Swords in the Mist Re-Read: “The Cloud of Hate”
Bill Ward and I are reading another collection of Fritz Leiber’s Lankhmar stories, Swords in the Mist. This week we’re starting with the first story in the collection, “The Cloud of Hate.” We hope you’ll grab a copy and join in.
Howard: Maybe this isn’t quite top drawer Lankhmar, but it’s darned close. This is a strong start to the collection. If Leiber wasn’t in competition with the very best of his own writing, I’d number this as one of the better sword-and-sorcery tales I’ve ever read.
Bill: Well, that’s always the thing, isn’t it? I don’t hesitate to call Leiber or (our last read-along subject for those of you who may not know) Dunsany geniuses, but when you’ve got to analyze their work they are going to face some tough comparisons — with themselves. That said, this is a great little gem, a compact story full of beautiful language, rich and inventive details, and fun banter between our heroes.
Howard: Oddly enough, I think the best scenes in the story are between all the other characters rather than Fafhrd and the Mouser themselves. Leiber does a fantastic job growing the dread of the evil cloud, starting with his description of the underground temple where the thing is generated. I’ve no idea how many times I ran role-playing games after this where my players walked into similar temples with oddly spaced columns.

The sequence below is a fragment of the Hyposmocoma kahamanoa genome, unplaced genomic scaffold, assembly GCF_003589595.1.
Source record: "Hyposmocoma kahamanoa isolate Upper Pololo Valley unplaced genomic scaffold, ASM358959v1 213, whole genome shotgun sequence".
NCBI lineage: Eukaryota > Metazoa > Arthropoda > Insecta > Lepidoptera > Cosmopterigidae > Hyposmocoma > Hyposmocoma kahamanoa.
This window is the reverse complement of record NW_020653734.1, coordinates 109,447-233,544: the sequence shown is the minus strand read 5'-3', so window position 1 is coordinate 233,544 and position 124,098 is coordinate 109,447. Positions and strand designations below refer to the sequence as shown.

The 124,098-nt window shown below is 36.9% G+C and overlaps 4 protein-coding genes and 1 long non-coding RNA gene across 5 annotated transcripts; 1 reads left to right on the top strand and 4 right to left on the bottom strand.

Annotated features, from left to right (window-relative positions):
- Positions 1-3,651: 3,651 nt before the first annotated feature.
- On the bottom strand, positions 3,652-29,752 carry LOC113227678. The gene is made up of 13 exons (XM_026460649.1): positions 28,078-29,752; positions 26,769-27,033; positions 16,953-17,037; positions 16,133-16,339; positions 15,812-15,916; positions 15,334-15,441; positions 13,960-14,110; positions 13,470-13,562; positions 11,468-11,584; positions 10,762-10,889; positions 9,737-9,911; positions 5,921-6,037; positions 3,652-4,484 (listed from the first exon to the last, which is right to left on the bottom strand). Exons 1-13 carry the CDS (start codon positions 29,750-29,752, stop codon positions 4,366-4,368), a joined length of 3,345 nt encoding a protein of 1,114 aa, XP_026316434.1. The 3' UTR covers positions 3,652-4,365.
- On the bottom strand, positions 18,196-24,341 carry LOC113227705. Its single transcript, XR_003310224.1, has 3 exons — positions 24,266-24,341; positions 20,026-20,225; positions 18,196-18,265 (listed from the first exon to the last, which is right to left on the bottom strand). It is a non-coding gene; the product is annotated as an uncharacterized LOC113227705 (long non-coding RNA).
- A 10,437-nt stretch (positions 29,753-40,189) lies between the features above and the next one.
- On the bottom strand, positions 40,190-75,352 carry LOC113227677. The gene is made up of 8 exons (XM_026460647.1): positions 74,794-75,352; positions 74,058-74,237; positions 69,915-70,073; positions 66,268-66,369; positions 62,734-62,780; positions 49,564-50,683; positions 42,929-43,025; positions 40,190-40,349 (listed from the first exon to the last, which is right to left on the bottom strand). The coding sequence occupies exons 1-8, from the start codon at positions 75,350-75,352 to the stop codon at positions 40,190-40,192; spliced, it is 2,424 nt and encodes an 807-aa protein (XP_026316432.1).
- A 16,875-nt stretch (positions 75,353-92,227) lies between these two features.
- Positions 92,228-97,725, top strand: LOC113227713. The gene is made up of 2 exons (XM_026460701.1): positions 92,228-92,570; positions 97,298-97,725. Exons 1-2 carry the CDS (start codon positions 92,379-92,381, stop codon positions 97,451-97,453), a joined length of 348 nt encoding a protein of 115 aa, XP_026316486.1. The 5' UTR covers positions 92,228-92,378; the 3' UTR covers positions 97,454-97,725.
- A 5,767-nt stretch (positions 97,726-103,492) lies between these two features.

Bill: That’s great! It’s amazing how a little detail like that can inspire a person. They do just seem to spark something in the imagination. And there is something much more sinister about oddly-spaced columns, it’s immediately alien.
I think it’s safe to say at this point that one of the common threads of the Lankhmar stories is possession — many times we’ve seen our heroes or others lose control of themselves and follow the compulsion of another. The great imagery of this hate fog rising up collectively out of an evil cult is a new spin, our heroes being immune to it for a change is a nice look at just how far above some of the other more extraordinary denizens of Lankhmar they stand. Indeed, one of my favorite things about the story is how each of our heroes rejects the cloud — Fafhrd isn’t really a hateful person and the Mouser is so self-absorbed he just can’t bear not to be the “source of his own evil.”
Howard: I missed that “possession” angle. That’s a really good observation. I wonder if me reading and re-reading these stories isn’t one of the reasons I’ve had to fight possession as a theme in my own fiction. It cropped up once in a major way and I’ve tried not to revisit it.
The rejection of the cloud by our heroes may be the single best moment in the tale; it’s telling about who they really are.
Bill: For me, these little character moments are the things I really delight in, and between the friendly bickering around the brazier, and the fight where Mouser exhibits his knowledge of the underworld to his advantage and Fafhrd shows a talent for tactical improvisation, we get those little moments in spades.
Howard: Oh yeah, the fight is brilliant. Even though I knew they were going to get through it okay, there’s so much dread built up as the cloud recruits its minions that it was thrilling to see how they fought their way to the end. And the moment when the cloud reaches for the discarded weapons was still creepy as hell, even though I remembered it was going to happen.
Next week, one of the very best of all the Fafhrd and Gray Mouser tales, “Lean Times in Lankhmar.” Hope to see you here!